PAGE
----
3. Stick to your plan. There's nothing like a dieter who starts an eating plan, only to ruin it within a few days. Don't be one of those people. Don't be the person who decided twice a week that the new way of eating starts tomorrow. If you go through life continually doing that, you end up gaining weight, instead of losing it. One reason is that every night before you start over again, you eat everything in the house. It's as if it will be the last meal you ever eat. Instead of being that person, be the person that sets a goal, devises a plan, and adheres to it, no matter what.

4. Reward yourself for a job well done. Once you have lost the first 5 pounds, treat yourself to a new pair of shoes, or something else that will keep you motivated. DO NOT reward yourself with a carb day. That can only lead to a derailing of your success.

Focus on changing your life, not just your weight, and enjoy the new, healthier you.

Saturday, February 23, 2008

Have You Had Your MUFA Today?

Some of you are thinking, this gal has gone off her rocker. What the heck is a MUFA? Others may know what I am talking about. A MUFA is something that I have had in my diet for a long time, but until recently, had no idea how important it was. MUFA stands for monounsaturated fats. I have always consumed these MUFAs while living the low-carb lifestyle, but I never knew how improtant they were. After watching an interview with the authors of the book The Flat Belly Diet on Rachael Ray's show earlier this week, I pieced together some information.

I researched The Flat Belly Diet, and what it was all about for the past few days. The way the diet works, is you consume four meals that should be four hundred calories throughout the day. With each of these four meals, you are to eat a MUFA. The important part is, though, your MUFA must count as part of your four hundred calories, not in addition to those calories.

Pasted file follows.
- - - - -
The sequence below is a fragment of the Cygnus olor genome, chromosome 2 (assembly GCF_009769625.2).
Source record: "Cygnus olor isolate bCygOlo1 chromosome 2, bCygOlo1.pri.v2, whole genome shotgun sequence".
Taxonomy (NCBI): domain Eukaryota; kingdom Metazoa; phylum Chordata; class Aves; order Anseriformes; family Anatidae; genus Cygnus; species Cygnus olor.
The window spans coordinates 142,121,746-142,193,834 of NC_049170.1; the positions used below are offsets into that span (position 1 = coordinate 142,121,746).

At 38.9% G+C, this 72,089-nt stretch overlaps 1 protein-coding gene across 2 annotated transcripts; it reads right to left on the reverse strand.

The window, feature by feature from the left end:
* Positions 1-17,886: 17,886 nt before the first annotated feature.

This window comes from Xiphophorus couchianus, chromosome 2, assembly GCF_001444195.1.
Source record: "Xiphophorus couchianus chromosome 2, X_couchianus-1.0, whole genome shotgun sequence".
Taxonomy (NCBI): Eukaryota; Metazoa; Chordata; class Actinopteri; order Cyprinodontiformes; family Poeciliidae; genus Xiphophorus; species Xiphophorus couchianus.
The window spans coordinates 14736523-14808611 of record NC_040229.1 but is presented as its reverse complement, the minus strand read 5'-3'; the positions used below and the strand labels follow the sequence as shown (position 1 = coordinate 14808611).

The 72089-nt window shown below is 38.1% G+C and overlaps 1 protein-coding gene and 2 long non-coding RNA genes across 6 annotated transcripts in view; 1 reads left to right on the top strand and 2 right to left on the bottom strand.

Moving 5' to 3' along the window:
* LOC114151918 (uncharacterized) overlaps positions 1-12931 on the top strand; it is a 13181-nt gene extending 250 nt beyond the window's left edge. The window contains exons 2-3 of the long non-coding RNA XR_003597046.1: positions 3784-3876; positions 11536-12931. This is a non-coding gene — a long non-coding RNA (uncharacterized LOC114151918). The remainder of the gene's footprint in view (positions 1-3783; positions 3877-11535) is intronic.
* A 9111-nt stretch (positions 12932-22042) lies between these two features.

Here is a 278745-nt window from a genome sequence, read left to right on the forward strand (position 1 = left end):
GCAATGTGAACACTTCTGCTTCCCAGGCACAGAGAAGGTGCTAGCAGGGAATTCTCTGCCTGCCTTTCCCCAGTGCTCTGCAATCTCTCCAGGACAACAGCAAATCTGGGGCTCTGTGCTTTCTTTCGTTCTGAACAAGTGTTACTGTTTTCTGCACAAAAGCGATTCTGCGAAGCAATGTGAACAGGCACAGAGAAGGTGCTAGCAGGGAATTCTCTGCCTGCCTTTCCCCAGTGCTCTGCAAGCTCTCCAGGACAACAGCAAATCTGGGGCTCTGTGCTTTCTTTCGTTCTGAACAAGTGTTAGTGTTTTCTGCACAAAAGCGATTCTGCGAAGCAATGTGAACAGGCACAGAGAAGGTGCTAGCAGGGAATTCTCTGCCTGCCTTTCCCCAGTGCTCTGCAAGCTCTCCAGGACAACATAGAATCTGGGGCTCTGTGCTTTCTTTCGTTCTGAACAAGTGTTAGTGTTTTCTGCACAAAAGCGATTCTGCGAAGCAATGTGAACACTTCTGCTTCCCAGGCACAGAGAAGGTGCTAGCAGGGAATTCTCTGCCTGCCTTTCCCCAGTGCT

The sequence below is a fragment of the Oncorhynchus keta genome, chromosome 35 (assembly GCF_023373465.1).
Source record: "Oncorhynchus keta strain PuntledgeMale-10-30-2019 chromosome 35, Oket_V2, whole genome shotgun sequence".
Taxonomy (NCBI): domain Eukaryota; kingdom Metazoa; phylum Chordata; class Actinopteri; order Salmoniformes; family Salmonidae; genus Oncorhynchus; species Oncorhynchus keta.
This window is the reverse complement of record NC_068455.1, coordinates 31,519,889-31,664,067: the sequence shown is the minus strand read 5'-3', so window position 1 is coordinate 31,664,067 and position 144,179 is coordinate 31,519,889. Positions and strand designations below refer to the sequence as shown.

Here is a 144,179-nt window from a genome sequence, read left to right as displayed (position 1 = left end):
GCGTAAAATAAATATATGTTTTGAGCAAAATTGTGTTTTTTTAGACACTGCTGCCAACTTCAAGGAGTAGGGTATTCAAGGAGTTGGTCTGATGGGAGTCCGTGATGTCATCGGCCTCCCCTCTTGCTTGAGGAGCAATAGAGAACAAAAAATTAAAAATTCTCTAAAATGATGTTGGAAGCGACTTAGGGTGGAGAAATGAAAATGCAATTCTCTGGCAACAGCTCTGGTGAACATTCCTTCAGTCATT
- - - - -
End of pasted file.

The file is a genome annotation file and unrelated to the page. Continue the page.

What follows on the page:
There were some things about The Flat Belly Diet that I disagree with. It seems that The Flat Belly Diet is geared towards being low-calorie, more so, than being low-carb. Well, you know me, I'm loving the low-carb lifestyle. I don't feel that low-calorie is the way to go for my personal body type. So, I decided to take some of the suggestions, and leave the others behind. I decided that I am going to try my best to incorporate a MUFA into each meal. It seems I have more success when I am eating more MUFAs anyway.

If you don't know what a MUFA is, I will give you the list. MUFAs, again, are monounsaturated fats. The four categories of MUFA that I like are oils, nuts and seeds, avocados and olives, and chocolate. Oils are specific, like Extra Virgin Olive Oil, Grape Seed Oil, and Soybean Oil. If you sautee your chicken in one of these oils, and put it on a mixed green salad with cheese and eggs, you have done great with a low-carb meal, and including your MUFA. The nuts and seeds category includes a lot of different snacks. Peanuts, walnuts, pecans, pistachios, and sunflower seeds are all on the list. These can be a quick snack, or you can add them to your meal. Pecan Encrusted Tilapia is a great way to include your MUFA, and be high protein at the same time. The avocados and olives category is pretty self explanatory. Olives make a great snack with some cheese. Avocados are great to add to your salad, or you can make a tasty guacamole to dip your low-carb tortilla chips in. Finally, my favorite, but least often consumed MUFA is chocolate. Dark chocolate, especially, is a good MUFA. Living low-carb, though, you must try not to have an abundance of chocolate, as it is not a low-carb food.